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Silence

Dear Justin,

It’s so quiet in the house this morning. Both you and your brother are off at school, your dad is out running errands, and for once I am alone.

I won’t lie to you. Especially after all the togetherness of Covid, it’s bliss.


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On days I don’t work I have about an eight hour period of quiet, a time where I can recharge, get things done. It’s also a time to think.

And I have to tell you, I’ve been thinking about how in a different life I’d be missing you much more than eight hours daily.

You are eighteen, my boy. You won’t remember this of course, but nineteen years ago I was a teacher in Virginia, and there must have been something in the water that year because seven or eight of us got pregnant within months of each other. I am still on Facebook with many of those moms, have watched as their kids grew up, their development so different than yours. I think I’ve handled it quite well over the years, happy for them, with pride in your path as well.

It was the pics on Facebook of everyone’s “college reveal” (this is a thing now?) that got to me.

When I gave birth to you I figured about seventeen years later we’d be touring college campuses, filling out applications, waiting breathlessly for that letter (or now email) telling us whether or not you were accepted. This was a reasonable assumption on my part. Despite the fact that autism seems to be everywhere its incident rate is low. Your family is college educated. I assumed that would be the path you took.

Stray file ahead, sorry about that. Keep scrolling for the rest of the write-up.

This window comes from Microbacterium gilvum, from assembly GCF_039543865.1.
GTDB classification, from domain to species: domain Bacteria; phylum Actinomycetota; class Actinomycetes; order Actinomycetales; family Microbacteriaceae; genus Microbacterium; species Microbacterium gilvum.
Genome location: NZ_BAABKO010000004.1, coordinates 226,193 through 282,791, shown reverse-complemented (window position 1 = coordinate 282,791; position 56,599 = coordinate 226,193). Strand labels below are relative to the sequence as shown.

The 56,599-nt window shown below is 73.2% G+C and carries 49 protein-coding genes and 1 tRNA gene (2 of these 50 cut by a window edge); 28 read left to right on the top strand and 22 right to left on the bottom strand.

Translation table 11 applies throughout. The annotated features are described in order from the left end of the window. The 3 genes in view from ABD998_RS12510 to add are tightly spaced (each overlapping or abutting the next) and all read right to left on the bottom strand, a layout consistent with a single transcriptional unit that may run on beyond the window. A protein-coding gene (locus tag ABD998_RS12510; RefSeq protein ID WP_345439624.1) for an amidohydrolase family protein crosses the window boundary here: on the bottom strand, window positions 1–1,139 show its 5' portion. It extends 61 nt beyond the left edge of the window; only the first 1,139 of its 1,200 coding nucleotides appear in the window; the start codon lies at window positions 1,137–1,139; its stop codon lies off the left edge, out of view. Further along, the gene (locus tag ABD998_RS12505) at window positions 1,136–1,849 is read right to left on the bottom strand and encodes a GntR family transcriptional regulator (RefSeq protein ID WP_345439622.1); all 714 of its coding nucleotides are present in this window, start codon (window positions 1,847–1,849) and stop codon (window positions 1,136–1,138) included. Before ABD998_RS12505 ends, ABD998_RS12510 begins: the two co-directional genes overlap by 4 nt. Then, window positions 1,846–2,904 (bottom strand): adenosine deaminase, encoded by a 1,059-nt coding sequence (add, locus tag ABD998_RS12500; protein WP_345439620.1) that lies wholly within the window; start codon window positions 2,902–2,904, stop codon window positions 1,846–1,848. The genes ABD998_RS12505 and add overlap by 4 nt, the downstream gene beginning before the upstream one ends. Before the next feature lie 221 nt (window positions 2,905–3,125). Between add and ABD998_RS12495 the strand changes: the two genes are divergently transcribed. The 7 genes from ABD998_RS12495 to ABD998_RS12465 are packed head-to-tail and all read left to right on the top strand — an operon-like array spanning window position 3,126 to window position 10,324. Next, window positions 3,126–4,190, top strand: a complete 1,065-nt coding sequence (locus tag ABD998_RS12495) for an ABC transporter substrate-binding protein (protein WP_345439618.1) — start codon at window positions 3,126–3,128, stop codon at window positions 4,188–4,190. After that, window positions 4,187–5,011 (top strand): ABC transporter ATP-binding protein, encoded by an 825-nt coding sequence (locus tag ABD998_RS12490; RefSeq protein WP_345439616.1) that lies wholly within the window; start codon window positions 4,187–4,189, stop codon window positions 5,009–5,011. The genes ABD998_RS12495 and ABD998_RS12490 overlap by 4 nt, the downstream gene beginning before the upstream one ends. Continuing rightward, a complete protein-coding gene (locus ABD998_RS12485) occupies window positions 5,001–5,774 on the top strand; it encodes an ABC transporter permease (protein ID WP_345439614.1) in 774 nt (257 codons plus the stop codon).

I assumed wrong.

This year, instead of stressing out over FAFSA forms, your dad and I have been wading through various government agencies and lawyers trying to complete your version of college acceptances- acquiring guardianship over you, Medicaid benefits, Social Security payments, updating our will and trust to better accommodate you and your brother.

I will say definitively it has not been as much fun as touring a college campus.

The truth is Justin, your dad and I compartmentalize a lot of things in regards to you, but sometimes we can’t. I am sad you don’t have this choice. There are people who will vilify me for feeling this way, but these are my feelings.

Some days, my feelings were all I had left.

I just want to put this out there that it’s okay to be sad that you won’t have the option of college, or marriage, or kids, or a career. While I’m grateful you are mostly happy with your DVDs and the computer and outings, I wished for a bigger life for you.

It doesn’t mean I don’t love you. It doesn’t mean I’m not proud of you. It doesn’t mean you can’t live a life on your terms that makes you happy.

It’s okay to be sad and simultaneously grateful.

It’s okay to mourn things that cannot be.

Feelings are okay as long as they don’t paralyze me and prevent me from helping you live your best life.

Because at the end of the day, both of you boys fulfilling your dreams is what drives my every waking moment.

I love you.

For more on my family visit my blog at autismmommytherapist.wordpress.com

Follow me on Facebook at Autism Mommy-Therapist


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